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How Facebook became a lifeline for immigrant bike messengers

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How Fb turned a lifeline for immigrant bike messengers

It was a Monday night time in June when César Solano Catalán heard that two of his fellow supply cyclists had been robbed on the Willis Avenue Bridge, a thousand meters of trussed pavement operating from Harlem to the Bronx.

At 10:45PM, one of many couriers despatched a message to El Diario de los Deliveryboys en la Gran Manzana (The Diary of the Supply Boys within the Huge Apple), a Fb web page that Solano operates with 5 of his uncles. The message urged fellow supply employees to take precautions when crossing the bridge since two bikes had been stolen that very same night time. As Solano completed dinner together with his uncles, he despatched messages to the employees’ group chat and gathered a gaggle to reach on the bridge. Collectively, they escorted their compañeros throughout the bridge and helped them ship their orders safely. That night time, Solano and different supply employees undertook the work the NYPD isn’t doing.

Meals supply employees in NYC have change into a part of a rising labor motion of gig employees. They’re demanding robust safety protocols to reply to violence and theft of electrical bikes; higher security protections; assist when they’re injured; and entry to restrooms in eating places or public amenities. And elements of that motion are taking part in out on pages like Solano’s, which use social media as a springboard for in-person collective motion.

Solano created El Diario de los Deliveryboys en la Gran Manzana in November 2020 after two meals supply cyclists had been killed on the street. The web page paperwork the problems that immigrant supply employees face in New York, and sheds mild on the structural inequities that affect their lives. With over 25,000 followers, El Diario has change into a neighborhood house for supply employees, principally from Mexico and Central America, to report assaults and robberies, honor those that have been killed on the job, and amplify their combat for security and dignity.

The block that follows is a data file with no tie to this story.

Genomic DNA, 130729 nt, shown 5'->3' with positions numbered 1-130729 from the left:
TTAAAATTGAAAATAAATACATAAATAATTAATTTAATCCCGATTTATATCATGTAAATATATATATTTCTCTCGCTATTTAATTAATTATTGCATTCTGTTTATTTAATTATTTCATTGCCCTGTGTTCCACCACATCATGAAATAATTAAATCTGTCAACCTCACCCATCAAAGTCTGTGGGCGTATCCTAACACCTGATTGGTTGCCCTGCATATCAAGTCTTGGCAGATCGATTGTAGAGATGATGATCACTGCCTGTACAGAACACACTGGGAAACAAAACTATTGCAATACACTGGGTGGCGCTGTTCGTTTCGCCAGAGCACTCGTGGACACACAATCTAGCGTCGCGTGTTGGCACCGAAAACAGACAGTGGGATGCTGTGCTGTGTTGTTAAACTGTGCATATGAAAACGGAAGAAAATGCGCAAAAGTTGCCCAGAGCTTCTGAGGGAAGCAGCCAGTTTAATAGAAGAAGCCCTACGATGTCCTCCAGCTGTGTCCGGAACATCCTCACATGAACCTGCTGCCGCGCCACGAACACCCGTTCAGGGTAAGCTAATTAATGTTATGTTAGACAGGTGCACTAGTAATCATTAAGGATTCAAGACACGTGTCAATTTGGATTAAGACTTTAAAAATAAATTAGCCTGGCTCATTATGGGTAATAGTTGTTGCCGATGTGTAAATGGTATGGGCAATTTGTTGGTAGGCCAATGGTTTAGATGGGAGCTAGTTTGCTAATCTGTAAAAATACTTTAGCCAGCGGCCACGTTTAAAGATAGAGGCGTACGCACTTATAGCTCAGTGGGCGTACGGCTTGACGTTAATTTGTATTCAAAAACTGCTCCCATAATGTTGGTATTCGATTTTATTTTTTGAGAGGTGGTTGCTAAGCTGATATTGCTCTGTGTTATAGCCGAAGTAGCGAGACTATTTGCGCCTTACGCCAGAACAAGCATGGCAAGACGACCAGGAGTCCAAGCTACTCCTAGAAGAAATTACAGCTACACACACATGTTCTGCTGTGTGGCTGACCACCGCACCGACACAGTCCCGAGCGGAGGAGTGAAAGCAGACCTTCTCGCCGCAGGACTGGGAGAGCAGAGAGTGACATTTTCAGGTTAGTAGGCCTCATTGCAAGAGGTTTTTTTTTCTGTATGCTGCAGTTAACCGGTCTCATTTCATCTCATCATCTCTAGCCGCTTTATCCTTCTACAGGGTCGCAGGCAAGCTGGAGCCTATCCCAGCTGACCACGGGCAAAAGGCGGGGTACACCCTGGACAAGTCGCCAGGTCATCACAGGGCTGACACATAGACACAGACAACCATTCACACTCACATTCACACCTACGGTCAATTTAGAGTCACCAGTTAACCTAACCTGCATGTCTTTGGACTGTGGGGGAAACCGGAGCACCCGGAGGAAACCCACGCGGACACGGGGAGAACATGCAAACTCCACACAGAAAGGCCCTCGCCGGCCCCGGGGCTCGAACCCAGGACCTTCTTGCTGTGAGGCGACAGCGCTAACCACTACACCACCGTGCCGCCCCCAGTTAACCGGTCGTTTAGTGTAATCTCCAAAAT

“This web page has a number of functions: to assist colleagues like us with out asking for something in return, whether or not in a vigil, accident, or theft. We publish no matter is said to us,” explains Solano, who left his city of San Juan Puerto Montaña, situated within the Excessive Mountain area of Guerrero in southern Mexico, on the age of 17. “There are different pages that existed earlier than us, however they had been linked to sure teams or nationalities. However we would not have any flag, coloration, nation, or race. We’re solely serving to.” The time period diary helps describe the mission, says Solano. “It’s referred to as like that in an effort to see what meals supply employees undergo day by day.”

In accordance with the advocacy group New American Financial system, nearly 1 in 3 meals supply employees in New York State are undocumented. Financial hardships and rising unemployment maintain pushing immigrants to meals apps, that are being advisable by phrase of mouth. In the event that they hear a few relative or member of their neighborhood who has misplaced their job, Solano explains, they suggest the least worst app.

Solano had been working double shifts as a busboy in Manhattan since arriving within the US, whereas additionally working for supply companies like DoorDash to earn additional money and repay his crossing debt. When the pandemic started, he was laid off from the restaurant and moved to meals supply full-time, signing up for the Relay supply app due to its safe hourly price.